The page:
Carina is the origin of the term careen. An example of this use is Careening Cove, a suburb of Sydney, where careening was carried out in early colonial days. Coin ceremony Kelson False keel Daggerboard Leeboard Bilgeboard Bruce foil Keelhauling – an archaic maritime punishment Rousmaniere, The Annapolis Book of Seamanship, Simon & Schuster, 1999 Chapman Book of Piloting, Hearst Corporation, 1999 Herreshoff, The Sailor’s Handbook, Little Brown and Company Seidman, The Complete Sailor, International Marine, 1995 Jobson, Sailing Fundamentals, Simon & Schuster, 1987
East India Company
The East India Company known as the Honourable East India Company or the British East India Company and informally as John Company, Company Bahadur, or The Company, was an English and British joint-stock company. It was formed to trade in the Indian Ocean region with Mughal India and the East Indies, with Qing China; the company ended up seizing control over large parts of the Indian subcontinent, colonised parts of Southeast Asia, colonised Hong Kong after a war with Qing China. Chartered as the "Governor and Company of Merchants of London trading into the East Indies", the company rose to account for half of the world's trade in basic commodities including cotton, indigo dye, spices, saltpetre and opium; the company ruled the beginnings of the British Empire in India. In his speech to the House of Commons in July 1833, Lord Macaulay explained that since the beginning, the East India company had always been involved in both trade and politics, just as its French and Dutch counterparts had been.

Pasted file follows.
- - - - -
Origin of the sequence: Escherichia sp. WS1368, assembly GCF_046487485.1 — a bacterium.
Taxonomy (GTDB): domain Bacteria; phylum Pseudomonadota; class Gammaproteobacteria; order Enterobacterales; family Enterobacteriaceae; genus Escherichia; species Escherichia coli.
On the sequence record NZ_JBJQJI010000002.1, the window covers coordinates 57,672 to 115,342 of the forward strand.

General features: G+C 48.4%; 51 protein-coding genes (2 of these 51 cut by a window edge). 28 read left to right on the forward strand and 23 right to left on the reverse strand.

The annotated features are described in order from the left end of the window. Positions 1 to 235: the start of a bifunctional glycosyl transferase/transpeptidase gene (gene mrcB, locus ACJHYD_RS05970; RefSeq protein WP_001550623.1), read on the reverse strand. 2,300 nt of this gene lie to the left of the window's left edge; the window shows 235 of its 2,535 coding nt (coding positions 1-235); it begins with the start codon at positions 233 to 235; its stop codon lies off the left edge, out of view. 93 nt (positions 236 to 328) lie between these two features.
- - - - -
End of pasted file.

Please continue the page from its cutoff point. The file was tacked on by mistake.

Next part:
The company received a Royal Charter from Queen Elizabeth I on 31 December 1600, coming late to trade in the Indies. Before them the Portuguese Estado da Índia had traded there for much of the 16th century and the first of half a dozen Dutch Companies sailed to trade there from 1595; these Dutch companies amalgamated in March 1602 into the United East Indies Company, which introduced the first permanent joint stock from 1612. By contrast, wealthy merchants and aristocrats owned the EIC's shares; the government owned no shares and had only indirect control until 1657 when permanent joint stock was established. During its first century of operation, the focus of the company was trade, not the building of an empire in India. Company interests turned from trade to territory during the 18th century as the Mughal Empire declined in power and the East India Company struggled with its French counterpart, the French East India Company during the Carnatic Wars of the 1740s and 1750s; the battles of Plassey and Buxar, in which the British defeated the Bengali powers, left the company in control of Bengal and a major military and political power in India.